The latest Gallup poll shows that a clear majority of Americans rate “the state of moral values” to be poor, in America (they were not asked about elsewhere). And by an overwhelming majority (83 percent), they think that these moral values are getting worse. Among Republicans, this worsening is declared to be more or less total (97 percent), compared to Democrats (74 percent). If the Republicans were indisputably in power, nationally, I imagine these numbers might be reversed.

But note, the proportion of the despairing is the highest, in all categories, since Messrs Gallup first thought of measuring public attitudes in this (asinine) way.

In fact, public morals have always been low, as we might learn from reading some detailed history. My insertion of the word “despairing” in the last paragraph was illegitimate; the proportion of those who actually despair must be much smaller. The properly despairing kill themselves, and not all of these in response to the perceived decline in moral values.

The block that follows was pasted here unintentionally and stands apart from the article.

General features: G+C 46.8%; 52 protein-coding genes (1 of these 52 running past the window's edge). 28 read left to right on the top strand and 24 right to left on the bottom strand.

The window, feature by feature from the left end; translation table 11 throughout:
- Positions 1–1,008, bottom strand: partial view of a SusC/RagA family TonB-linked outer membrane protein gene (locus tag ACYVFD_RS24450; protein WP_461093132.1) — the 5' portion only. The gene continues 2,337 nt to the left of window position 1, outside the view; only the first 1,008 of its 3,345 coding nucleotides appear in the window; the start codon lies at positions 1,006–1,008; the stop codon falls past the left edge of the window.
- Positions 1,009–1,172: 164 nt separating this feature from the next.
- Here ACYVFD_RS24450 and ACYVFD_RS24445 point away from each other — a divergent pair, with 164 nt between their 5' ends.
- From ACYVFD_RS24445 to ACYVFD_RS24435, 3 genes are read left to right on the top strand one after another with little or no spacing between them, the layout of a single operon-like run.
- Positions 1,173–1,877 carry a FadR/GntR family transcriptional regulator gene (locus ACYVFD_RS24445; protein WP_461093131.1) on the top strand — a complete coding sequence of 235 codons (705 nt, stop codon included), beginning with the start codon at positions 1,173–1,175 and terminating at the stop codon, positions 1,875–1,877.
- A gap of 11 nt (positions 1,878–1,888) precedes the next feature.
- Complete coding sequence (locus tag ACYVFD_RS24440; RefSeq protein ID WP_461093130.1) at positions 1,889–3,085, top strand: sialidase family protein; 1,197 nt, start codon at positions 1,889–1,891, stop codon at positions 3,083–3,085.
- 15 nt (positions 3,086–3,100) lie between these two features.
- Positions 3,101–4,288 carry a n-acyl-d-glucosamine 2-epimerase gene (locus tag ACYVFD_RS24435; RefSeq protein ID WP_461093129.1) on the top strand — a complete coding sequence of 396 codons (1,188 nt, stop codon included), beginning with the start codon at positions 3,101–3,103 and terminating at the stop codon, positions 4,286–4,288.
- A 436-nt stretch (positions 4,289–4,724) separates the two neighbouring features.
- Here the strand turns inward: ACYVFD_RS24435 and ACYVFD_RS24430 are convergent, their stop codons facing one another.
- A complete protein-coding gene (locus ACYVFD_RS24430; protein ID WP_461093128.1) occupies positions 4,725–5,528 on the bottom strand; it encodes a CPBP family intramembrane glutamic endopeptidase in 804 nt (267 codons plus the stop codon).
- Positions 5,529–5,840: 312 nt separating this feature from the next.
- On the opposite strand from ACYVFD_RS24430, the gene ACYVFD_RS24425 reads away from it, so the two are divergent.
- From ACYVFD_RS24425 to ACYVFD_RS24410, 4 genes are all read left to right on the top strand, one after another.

One does not have to be a jolly soul, to think that the world is, over all, at its worst, — not bad. Indeed, being a jolly soul is an end in itself, quite regardless of social conditions. One of my (frequent) disputes with modernity is the notion that jolliness needs a cause, and that it can be identified by such as pollsters and scienticists. On the other hand, I think that it may positively exist, and that it works against suicide.

But jolliness, like a high state of moral values, is something only possible to the individual person. To assess it socially is to fall for a political presumption that has pestered us, and certain prominent philosophers, for the last few centuries. It is one of those dubious terms gliding from late Latin into mediaeval French, then twisted through “The Enlightenment” with mechanistic torque. It declares that there is such a thing as “humanity,” and that it can behave like a creature.

In reality, all creatures, including humans, are distinct.